They just know that what you’re talking about is right, Peterson, and, like Jerry said, they probably DO know that what they’re trying to provide for people is nothing but false hopes and lies. You’re doing the right thing by following up with this. Don’t back down. Like you always tell me, be strong.

  7. Anonymous on January 12, 2007 at 8:52 pm Reply

    Did you call the Police, Peterson?

  8. Bob Painter on January 12, 2007 at 9:02 pm Reply

    Petey…my advice is to make a public statement issuing a deadline for compliance or a one-on-one discussion or both. It’s obvious Alan is giving you the run-around, and this is not acceptable.

    Be specific about a time on the deadline day as well. When that moment occurs, if you have not heard from Alan or felt from a private conversation that he has made headway that is sufficient for the youth caught in this vicious game, call forth the darkness into the light.

    Do not linger: do not dawdle. Make an eternal difference in the lives of these oppressed underage individuals…

  9. Anonymous on January 12, 2007 at 9:49 pm Reply

    Why are we discussing this instead of calling the police?

  10. Peterson Toscano on January 12, 2007 at 10:37 pm Reply

    anonymous, I recognize and appreciate your concern. I will share more at a later date if necessary.

  11. Anonymous on January 13, 2007 at 1:10 am Reply

    If you have any reasonable suspicion that kids are being abused, don’t you have an ethical responsibility to inform the cops? right now? Is it fair to accuse them and not answer this question? I am not asking for the details, only whether or not you have notified the authorities.

    I frankly don’t understand your reluctance to answer this simple and important question: have you or have you not called the police to give them the details of the abuse you say is being committed?

  12. kurt_t on January 13, 2007 at 2:10 am Reply

    I think you’re doing the right thing going public with this information, Peterson.

    As far as reporting any incidents to the authorities, I imagine that’s worth pursuing, but I don’t think the police or Child Protective Services or whoever is going to take any action unless a victim comes forward.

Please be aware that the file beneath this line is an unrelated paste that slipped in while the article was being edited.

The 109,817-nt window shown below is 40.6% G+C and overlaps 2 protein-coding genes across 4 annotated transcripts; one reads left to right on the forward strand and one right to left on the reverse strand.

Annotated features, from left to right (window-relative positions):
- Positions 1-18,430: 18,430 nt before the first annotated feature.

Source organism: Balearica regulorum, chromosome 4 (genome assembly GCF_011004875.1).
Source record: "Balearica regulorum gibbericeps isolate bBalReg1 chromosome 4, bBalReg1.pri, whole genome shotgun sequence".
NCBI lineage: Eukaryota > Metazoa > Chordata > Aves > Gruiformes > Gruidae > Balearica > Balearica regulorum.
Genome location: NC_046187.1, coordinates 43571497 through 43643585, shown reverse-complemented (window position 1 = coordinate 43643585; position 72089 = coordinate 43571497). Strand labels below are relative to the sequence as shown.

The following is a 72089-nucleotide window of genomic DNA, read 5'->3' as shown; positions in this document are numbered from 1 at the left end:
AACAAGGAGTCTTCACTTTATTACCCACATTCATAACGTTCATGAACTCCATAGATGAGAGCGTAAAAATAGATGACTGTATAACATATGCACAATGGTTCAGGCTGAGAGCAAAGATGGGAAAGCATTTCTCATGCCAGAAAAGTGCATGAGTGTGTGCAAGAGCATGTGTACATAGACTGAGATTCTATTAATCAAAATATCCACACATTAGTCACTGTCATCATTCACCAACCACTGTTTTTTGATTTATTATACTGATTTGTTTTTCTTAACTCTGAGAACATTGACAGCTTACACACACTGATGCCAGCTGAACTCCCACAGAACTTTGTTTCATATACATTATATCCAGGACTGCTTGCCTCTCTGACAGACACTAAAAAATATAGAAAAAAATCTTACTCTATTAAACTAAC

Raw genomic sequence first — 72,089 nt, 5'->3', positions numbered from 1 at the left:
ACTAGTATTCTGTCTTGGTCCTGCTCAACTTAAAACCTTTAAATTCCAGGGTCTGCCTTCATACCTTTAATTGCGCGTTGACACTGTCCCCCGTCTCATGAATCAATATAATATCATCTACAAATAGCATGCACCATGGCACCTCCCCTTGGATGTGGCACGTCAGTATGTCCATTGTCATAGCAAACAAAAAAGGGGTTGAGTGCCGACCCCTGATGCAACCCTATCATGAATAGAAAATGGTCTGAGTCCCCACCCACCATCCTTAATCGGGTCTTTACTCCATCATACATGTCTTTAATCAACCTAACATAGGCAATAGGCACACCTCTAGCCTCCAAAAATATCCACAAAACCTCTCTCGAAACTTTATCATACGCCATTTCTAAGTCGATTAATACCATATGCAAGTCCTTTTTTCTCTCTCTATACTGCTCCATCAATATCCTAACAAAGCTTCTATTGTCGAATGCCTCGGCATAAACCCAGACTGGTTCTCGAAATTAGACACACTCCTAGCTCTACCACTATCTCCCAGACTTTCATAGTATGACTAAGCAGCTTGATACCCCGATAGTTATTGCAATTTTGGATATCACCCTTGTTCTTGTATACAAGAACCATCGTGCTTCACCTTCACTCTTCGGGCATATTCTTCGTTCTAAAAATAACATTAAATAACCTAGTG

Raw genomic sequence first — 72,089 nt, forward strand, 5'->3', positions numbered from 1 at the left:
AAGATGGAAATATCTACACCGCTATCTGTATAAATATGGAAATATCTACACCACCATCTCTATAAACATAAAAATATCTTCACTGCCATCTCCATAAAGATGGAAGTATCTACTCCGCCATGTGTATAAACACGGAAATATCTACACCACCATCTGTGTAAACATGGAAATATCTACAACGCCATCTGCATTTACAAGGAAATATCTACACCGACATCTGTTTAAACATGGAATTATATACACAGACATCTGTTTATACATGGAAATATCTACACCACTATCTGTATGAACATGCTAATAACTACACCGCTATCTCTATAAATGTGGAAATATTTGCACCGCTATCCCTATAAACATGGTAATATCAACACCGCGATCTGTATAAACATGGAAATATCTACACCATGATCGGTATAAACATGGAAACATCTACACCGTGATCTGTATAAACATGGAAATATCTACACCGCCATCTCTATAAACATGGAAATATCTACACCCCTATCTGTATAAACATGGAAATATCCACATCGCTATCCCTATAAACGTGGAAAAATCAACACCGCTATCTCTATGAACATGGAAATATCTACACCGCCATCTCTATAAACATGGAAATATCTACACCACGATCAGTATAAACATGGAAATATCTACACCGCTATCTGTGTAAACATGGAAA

13. SteveSchalchlin on January 13, 2007 at 4:35 pm Reply

    I blogged your story, Peterson, and contrasted it to the strict guidelines we have for Youth Guardian Services where the adults are not even allowed a list of the NAMES of the youth, much less personal, intimate contact. It’s unbelievable that Exodus has no guidelines, but considering they have no guidelines or standards for any of their other “ministries” it shouldn’t be surprising.

  14. Christine on January 13, 2007 at 10:50 pm Reply

    I am surprised that people are surprised that there are not background checks for youth workers (in Exodus programs or in churches).

    At almost all churches (except maybe the very biggest ones) there are no kind of checks for youth or children workers. I’ve never been to a church that did any in any way.

    In addition, most people who work for ex-gay ministries do not have any kind of social work, psychology or ministerial licenses or degrees (some have ministerial licenses or Bible college backgrounds and think this is more than necessary for the job, but even that to me is so woefully lacking when it comes to “treating homosexuality” and tinkering with people’s psyches).

    Churches and ministries are generally not run at all like anything in the “real” or “business” world. They are just not.

    I have known more abuse of people, youth, and Christian employees within Christian churches, ministries, and businesses than I’ve ever heard of elsewhere; and it’s doubly worse because it’s often in the name of God.

  15. Peace to all on January 14, 2007 at 6:24 am Reply

    Keep up the good work. Way to be watch dog of this organization.

  16. pseudopiskie on January 14, 2007 at 9:49 pm Reply

    I don’t know about other churches but the diocese of which the Episcopal church I attend and serve is a part (I’m Lutheran) requires the same papers that schools do plus a diocesan session on rights and responsibilities. I know of at least one other TEC diocese that has similar requirements. Perhaps our members are the lucky ones? I can’t believe that other churches are so confident of their infallibility that they would risk a lawsuit.

  17. Anonymous on January 15, 2007 at 5:14 pm Reply

    Kurt said: “…but I don’t think the police or Child Protective Services or whoever is going to take any action unless a victim comes forward.”

    Not true. A victim does not have to come forward, per se. You can (and should) call the police whenever there is a “reasonable suspicion” of abuse — even if you dont have “proof” and even if the kid may be upset. Over the years, I have made such reports many times and the police have always repsonded.

    A child telling you that an adult has abused them or attempted to sexually assault them is enough. You may be sued, but if you made the report “in good faith” based on a “reasonable suspicion” you are on pretty safe ground.

    You can make an anonymous report. You can call child protective services to discuss a situation (without giving any names) and ask CPS if they believe the situation warrants a formal report. Remember that child abusers don’t strike just once. While we are dicussing this, other children may be victimized. (POsted by Michael Bussee)

  18. Anonymous on January 16, 2007 at 11:22 pm Reply

    What in the FUCK are you helping Exodus for! You should take your info to the press . I guess your loyalty to christianity trumps your loyalty to the gay community!

  19. Martin on June 10, 2008 at 4:36 pm Reply

    Good Job! ūüôā